Superstitious Atheism

In his next chapter, Peter Hitchens compares the respective gullibilities of the believing Christian and the “scientific” atheist. Atheists believe this to be one of their strong points, which Peter appears to recognize. “How the materialists like to jeer at the naive faith of the peasant, fooled by relics, faith healers, and the general hocus-pocus of some branches of Christianity” (p. 165).

Peter says that he knows some people like that (as do I), but that there are forms of the faith that are not bogged down with this sort of thing. Indeed, the Reformation can be understood as a sustained Christian campaign against such superstitions.

“As I am unmoved by alleged pieces of the True Cross or snippets of St. Bridget’s fingernail, vials of liquefying blood, or mysterious cures at holy wells, this does not strike at the heart of my faith, though I do know people who take such things perfectly seriously, and I suspect — in spite of my robust English Protestantism — that miraculous healing does sometimes take place even in this skeptical age” (p. 165).

The subtext here is that gullibility is a human characteristic, not a Christian one — and many Christians have distinguished themselves in the important task of policing our own ranks.

But this cannot be said for the secularist progressives.


“The peasant’s willingness to believe in such fancies is as nothing to the material intellectual’s gullible open-mouthed willingness to believe anything” (p. 165).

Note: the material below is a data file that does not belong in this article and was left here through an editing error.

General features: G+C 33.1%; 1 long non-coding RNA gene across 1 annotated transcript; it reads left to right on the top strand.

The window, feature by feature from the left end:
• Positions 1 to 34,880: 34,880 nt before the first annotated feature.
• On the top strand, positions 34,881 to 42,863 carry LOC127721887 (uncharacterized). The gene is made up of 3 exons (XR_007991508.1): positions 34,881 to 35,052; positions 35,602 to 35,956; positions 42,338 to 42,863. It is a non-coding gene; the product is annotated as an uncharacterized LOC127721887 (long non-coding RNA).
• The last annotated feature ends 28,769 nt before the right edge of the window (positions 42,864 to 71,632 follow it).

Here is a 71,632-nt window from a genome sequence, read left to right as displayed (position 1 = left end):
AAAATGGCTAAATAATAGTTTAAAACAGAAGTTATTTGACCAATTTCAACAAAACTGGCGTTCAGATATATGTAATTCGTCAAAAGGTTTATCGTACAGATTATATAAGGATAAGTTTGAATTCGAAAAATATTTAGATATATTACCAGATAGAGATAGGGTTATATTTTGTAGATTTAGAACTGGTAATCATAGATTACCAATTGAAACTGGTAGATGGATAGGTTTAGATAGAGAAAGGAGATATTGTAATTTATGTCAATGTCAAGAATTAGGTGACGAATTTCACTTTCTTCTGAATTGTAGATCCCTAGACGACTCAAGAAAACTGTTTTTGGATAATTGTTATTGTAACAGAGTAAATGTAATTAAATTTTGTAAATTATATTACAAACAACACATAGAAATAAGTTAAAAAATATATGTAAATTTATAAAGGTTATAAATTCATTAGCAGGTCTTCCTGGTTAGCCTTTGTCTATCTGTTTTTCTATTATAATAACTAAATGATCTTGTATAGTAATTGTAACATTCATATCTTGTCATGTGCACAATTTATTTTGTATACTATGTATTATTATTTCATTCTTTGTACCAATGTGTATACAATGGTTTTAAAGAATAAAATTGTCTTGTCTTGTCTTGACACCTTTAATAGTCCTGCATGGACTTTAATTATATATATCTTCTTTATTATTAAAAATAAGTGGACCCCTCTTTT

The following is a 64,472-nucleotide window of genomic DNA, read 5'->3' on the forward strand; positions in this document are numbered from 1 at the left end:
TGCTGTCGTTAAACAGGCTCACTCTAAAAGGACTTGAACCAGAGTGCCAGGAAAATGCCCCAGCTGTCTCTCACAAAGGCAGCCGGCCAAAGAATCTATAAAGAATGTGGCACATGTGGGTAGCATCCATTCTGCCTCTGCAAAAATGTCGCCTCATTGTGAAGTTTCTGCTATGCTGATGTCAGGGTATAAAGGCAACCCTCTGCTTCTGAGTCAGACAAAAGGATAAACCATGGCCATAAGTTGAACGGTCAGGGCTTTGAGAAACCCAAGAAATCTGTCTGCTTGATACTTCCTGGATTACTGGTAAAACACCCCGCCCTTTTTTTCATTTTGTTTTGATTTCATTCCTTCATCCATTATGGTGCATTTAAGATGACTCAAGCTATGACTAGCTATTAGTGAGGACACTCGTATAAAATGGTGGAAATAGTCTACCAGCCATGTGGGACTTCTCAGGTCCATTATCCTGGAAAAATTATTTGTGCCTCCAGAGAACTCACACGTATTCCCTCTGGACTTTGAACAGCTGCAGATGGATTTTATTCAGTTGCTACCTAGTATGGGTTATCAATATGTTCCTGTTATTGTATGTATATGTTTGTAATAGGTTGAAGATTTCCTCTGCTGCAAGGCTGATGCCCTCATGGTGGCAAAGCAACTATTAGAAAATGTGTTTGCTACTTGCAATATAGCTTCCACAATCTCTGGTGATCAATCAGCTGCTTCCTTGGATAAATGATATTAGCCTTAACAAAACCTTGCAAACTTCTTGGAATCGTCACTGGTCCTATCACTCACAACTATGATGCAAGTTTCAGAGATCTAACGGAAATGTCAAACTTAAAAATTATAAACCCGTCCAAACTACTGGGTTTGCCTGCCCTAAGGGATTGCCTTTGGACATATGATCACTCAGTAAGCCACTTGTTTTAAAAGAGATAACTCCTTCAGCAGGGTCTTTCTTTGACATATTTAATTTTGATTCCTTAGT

This is reminiscent of Chesterton’s observation that the alternative to believing in some thing, is not to believe in nothing, but rather to believe in anything. The bulk of the examples that Peter cites to buttress his point come from the attitude of the enlightened ones to the transparent wickedness and incompetence of the communists during their heyday.

“The more educated and enlightened they were (by their own judgment, anyway), the more likely they were to be fooled” (p. 166).

After enough time passes, everybody acknowledges what it actually was like under Stalin. That’s not the problem. Truth is truth, and truth will out. The problem is that we never seem to get around to asking who was plying us with lies. The same thing is happening now with global warming, Islamic extremism, and so on. The problem is that, for the enlightened ones, when the truth about these things comes out, it never actually winds up discrediting anyone. The same gang of people will be the self-appointed experts who will be trying to get us to go into hysterics about something or other ten years from now. To allow them to do this, which a people without God must do, is the heart and soul of gullibility.

Theology That Bites Back



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